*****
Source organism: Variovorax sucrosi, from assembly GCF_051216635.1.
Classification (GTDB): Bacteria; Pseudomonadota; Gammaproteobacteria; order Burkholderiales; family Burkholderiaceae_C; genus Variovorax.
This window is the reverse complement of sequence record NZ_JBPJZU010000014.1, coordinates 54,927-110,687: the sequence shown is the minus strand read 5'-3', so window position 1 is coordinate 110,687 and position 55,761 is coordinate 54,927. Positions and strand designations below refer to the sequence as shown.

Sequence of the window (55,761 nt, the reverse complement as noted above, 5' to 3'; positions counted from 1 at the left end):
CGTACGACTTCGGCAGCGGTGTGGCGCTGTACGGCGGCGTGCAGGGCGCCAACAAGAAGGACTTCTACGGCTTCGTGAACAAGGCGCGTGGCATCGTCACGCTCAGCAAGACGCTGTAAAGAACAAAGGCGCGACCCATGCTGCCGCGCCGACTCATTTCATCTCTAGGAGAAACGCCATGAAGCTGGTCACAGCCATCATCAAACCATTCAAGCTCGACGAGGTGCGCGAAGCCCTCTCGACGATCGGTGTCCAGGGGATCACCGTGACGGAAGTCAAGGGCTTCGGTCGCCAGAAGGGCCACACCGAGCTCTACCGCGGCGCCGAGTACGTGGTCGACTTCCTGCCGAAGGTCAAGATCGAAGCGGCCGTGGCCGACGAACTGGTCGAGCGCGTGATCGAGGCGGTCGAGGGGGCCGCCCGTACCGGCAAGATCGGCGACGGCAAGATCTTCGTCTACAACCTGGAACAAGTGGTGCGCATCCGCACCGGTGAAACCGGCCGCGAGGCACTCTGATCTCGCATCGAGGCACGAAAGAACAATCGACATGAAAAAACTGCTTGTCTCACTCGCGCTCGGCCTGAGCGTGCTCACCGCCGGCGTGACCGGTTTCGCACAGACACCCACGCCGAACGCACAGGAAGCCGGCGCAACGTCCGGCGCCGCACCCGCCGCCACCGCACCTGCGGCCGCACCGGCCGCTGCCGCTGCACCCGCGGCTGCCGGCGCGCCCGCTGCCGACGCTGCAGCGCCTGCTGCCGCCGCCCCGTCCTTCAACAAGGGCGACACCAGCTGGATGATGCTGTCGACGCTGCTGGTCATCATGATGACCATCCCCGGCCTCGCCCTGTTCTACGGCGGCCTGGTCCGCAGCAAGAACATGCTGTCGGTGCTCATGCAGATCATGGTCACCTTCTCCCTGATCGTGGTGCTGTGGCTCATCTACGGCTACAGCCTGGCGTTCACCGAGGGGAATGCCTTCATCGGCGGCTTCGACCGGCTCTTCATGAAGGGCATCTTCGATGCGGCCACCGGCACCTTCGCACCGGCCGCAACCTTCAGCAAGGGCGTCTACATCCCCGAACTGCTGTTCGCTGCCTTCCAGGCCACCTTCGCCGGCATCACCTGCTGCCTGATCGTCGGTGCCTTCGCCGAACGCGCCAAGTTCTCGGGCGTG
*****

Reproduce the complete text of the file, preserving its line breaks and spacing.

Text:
Source organism: Variovorax sucrosi, from assembly GCF_051216635.1.
Classification (GTDB): Bacteria; Pseudomonadota; Gammaproteobacteria; order Burkholderiales; family Burkholderiaceae_C; genus Variovorax.
This window is the reverse complement of sequence record NZ_JBPJZU010000014.1, coordinates 54,927-110,687: the sequence shown is the minus strand read 5'-3', so window position 1 is coordinate 110,687 and position 55,761 is coordinate 54,927. Positions and strand designations below refer to the sequence as shown.

Sequence of the window (55,761 nt, the reverse complement as noted above, 5' to 3'; positions counted from 1 at the left end):
CGTACGACTTCGGCAGCGGTGTGGCGCTGTACGGCGGCGTGCAGGGCGCCAACAAGAAGGACTTCTACGGCTTCGTGAACAAGGCGCGTGGCATCGTCACGCTCAGCAAGACGCTGTAAAGAACAAAGGCGCGACCCATGCTGCCGCGCCGACTCATTTCATCTCTAGGAGAAACGCCATGAAGCTGGTCACAGCCATCATCAAACCATTCAAGCTCGACGAGGTGCGCGAAGCCCTCTCGACGATCGGTGTCCAGGGGATCACCGTGACGGAAGTCAAGGGCTTCGGTCGCCAGAAGGGCCACACCGAGCTCTACCGCGGCGCCGAGTACGTGGTCGACTTCCTGCCGAAGGTCAAGATCGAAGCGGCCGTGGCCGACGAACTGGTCGAGCGCGTGATCGAGGCGGTCGAGGGGGCCGCCCGTACCGGCAAGATCGGCGACGGCAAGATCTTCGTCTACAACCTGGAACAAGTGGTGCGCATCCGCACCGGTGAAACCGGCCGCGAGGCACTCTGATCTCGCATCGAGGCACGAAAGAACAATCGACATGAAAAAACTGCTTGTCTCACTCGCGCTCGGCCTGAGCGTGCTCACCGCCGGCGTGACCGGTTTCGCACAGACACCCACGCCGAACGCACAGGAAGCCGGCGCAACGTCCGGCGCCGCACCCGCCGCCACCGCACCTGCGGCCGCACCGGCCGCTGCCGCTGCACCCGCGGCTGCCGGCGCGCCCGCTGCCGACGCTGCAGCGCCTGCTGCCGCCGCCCCGTCCTTCAACAAGGGCGACACCAGCTGGATGATGCTGTCGACGCTGCTGGTCATCATGATGACCATCCCCGGCCTCGCCCTGTTCTACGGCGGCCTGGTCCGCAGCAAGAACATGCTGTCGGTGCTCATGCAGATCATGGTCACCTTCTCCCTGATCGTGGTGCTGTGGCTCATCTACGGCTACAGCCTGGCGTTCACCGAGGGGAATGCCTTCATCGGCGGCTTCGACCGGCTCTTCATGAAGGGCATCTTCGATGCGGCCACCGGCACCTTCGCACCGGCCGCAACCTTCAGCAAGGGCGTCTACATCCCCGAACTGCTGTTCGCTGCCTTCCAGGCCACCTTCGCCGGCATCACCTGCTGCCTGATCGTCGGTGCCTTCGCCGAACGCGCCAAGTTCTCGGGCGTG